When I was teaching enormous numbers of business students (via telephone - about 300 per busy season), they often talked about building brand name loyalty with their customers. These were companies like Toyota, Sumitomo, Brother, and Nippon Denso. In their cases, loyalty meant some pretty big bucks as they didn't sell tiny things.
The way in which they cultivated this greatly valued loyalty was to lavish attention on customers who worked at the upper management levels. They sent out the same salesman and he'd sweet talk the client. After years of working together, it was that much harder for the customer to move along to a cheaper vendor. Snack companies don't have the luxury of taking it to the customer on that level - both because they have too many of them and their products are so low margin.
So, how does a snack company build brand allegiance? It's something that I pondered because I tried this Riska product, loved it, and then realized the brand makes a good number of economical and tasty snacks, but no one pays much attention to them. If I look back through my blog at all of the Riska products I've reviewed, I liked every one of them and two of them, Corn Potage and Heart Chipple, are in the pantheon of my all time favorite salty snacks.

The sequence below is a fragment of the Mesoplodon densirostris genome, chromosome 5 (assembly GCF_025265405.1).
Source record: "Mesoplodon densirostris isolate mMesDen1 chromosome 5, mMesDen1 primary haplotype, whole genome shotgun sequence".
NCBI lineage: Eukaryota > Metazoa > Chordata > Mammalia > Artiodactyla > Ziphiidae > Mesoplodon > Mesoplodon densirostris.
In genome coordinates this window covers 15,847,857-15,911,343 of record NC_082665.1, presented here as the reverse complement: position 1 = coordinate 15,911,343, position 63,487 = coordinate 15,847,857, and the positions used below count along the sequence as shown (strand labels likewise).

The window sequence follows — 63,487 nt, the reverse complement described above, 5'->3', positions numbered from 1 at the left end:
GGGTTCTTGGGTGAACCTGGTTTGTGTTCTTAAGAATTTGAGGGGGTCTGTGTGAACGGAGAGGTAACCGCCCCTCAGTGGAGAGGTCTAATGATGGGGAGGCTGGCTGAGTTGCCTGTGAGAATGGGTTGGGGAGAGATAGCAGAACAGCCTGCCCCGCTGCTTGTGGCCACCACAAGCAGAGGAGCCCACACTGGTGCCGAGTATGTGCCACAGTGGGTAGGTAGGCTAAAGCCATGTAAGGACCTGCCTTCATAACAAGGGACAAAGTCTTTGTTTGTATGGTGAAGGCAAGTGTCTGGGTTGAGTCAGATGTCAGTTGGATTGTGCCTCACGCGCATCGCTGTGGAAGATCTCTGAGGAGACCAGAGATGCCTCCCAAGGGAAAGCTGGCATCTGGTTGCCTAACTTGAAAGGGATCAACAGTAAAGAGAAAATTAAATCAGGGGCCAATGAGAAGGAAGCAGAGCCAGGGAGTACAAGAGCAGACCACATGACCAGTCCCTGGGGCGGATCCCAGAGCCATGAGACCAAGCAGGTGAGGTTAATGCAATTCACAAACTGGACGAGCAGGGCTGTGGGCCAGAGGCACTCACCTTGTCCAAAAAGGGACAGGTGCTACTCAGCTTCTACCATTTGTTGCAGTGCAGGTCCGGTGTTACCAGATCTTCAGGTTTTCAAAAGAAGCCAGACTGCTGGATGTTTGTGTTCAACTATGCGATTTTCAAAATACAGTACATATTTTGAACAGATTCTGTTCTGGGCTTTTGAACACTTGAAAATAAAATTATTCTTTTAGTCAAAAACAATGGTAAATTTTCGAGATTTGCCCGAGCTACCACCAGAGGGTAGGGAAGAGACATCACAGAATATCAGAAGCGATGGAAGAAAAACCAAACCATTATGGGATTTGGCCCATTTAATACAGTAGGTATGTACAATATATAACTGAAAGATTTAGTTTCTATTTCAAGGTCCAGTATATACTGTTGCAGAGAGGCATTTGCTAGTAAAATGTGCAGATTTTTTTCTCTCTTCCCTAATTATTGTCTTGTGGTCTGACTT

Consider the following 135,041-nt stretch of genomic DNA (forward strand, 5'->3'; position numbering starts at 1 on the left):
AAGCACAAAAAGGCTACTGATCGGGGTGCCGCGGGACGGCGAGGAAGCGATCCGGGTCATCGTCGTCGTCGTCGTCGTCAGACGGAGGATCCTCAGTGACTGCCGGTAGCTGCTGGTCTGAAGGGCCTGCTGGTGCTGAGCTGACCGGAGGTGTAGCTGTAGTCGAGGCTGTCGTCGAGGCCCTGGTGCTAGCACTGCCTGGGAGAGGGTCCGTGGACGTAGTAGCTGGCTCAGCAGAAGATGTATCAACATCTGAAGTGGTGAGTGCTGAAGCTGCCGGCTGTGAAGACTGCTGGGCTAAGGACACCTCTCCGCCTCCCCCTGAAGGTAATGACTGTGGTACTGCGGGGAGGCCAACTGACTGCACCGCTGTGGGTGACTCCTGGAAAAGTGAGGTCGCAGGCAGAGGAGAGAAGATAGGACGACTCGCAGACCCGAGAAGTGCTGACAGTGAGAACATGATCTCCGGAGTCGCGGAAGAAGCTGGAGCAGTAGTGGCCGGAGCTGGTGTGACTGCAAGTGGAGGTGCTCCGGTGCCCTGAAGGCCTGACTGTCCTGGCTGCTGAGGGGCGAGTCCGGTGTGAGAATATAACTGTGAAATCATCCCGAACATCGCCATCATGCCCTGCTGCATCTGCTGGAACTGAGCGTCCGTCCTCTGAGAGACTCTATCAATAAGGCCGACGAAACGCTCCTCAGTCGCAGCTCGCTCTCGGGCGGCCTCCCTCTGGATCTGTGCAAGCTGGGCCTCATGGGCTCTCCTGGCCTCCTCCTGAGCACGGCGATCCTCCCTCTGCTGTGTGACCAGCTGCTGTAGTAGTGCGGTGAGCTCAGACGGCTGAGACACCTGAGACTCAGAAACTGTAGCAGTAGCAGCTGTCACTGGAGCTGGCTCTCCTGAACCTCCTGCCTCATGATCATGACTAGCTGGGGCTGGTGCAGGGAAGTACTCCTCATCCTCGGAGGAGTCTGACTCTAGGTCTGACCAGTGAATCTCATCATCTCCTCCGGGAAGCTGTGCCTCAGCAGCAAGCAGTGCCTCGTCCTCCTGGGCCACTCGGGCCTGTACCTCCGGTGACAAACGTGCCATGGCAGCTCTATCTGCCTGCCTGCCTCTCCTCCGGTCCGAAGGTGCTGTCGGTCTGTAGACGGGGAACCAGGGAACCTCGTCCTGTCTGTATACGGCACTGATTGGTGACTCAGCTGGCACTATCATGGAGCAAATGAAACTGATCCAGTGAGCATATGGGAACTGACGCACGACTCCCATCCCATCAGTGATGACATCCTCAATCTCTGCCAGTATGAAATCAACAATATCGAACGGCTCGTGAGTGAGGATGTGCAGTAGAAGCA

I'm wondering what it is that Riska isn't doing to build brand loyalty. In my opinion, they have the goods, but they don't have the profile. Someone at Riska should get on that. And, they should also try to export more of their products to the U.S.
This snack is a kinako (toasted soy flour) version of the more common chocolate variety. Like the chocolate version, this has a somewhat puffy, but crisp corn base. You can see from the picture that they're rather airy. Think about the inside of a corn-puff snack with bigger air holes (like an expanded and less crispy Cheeto). "Shittori" means "moist" and the crispy nature of these corn puffs seems to be softened a bit by the white-chocolate based coating. The coating is flavored with kinako, so it has a bit of the nutty soy flavor that one associates with toasted soy powder. It's sweet, but far from cloying and the kinako flavor pairs very well with the muted, earthy corn flavors. It's a much better match than the chocolate in the original version.
A whole bag of these is 80 grams/2.8 oz. I paid $1.58 (161 yen) at Marukai Japanese market (a veritable bargain for a Japanese import). It's a lot of snack for the price and the whole bag is 446 calories. However, it's supposed to be three servings so it's only lethal if you pig out. Tempting as that may be, I've found that you enjoy them more if you put some limits in place as the acclimation to the taste will limit your enjoyment over time.
I loved these, but I also love kinako. I would definitely buy these again and I hope that Riska ups its brand profile and gets into more markets. Even in Japan, I tended not to see them everywhere and it's even harder to find them here in the U.S. If you can find them, I'd recommend giving them a try.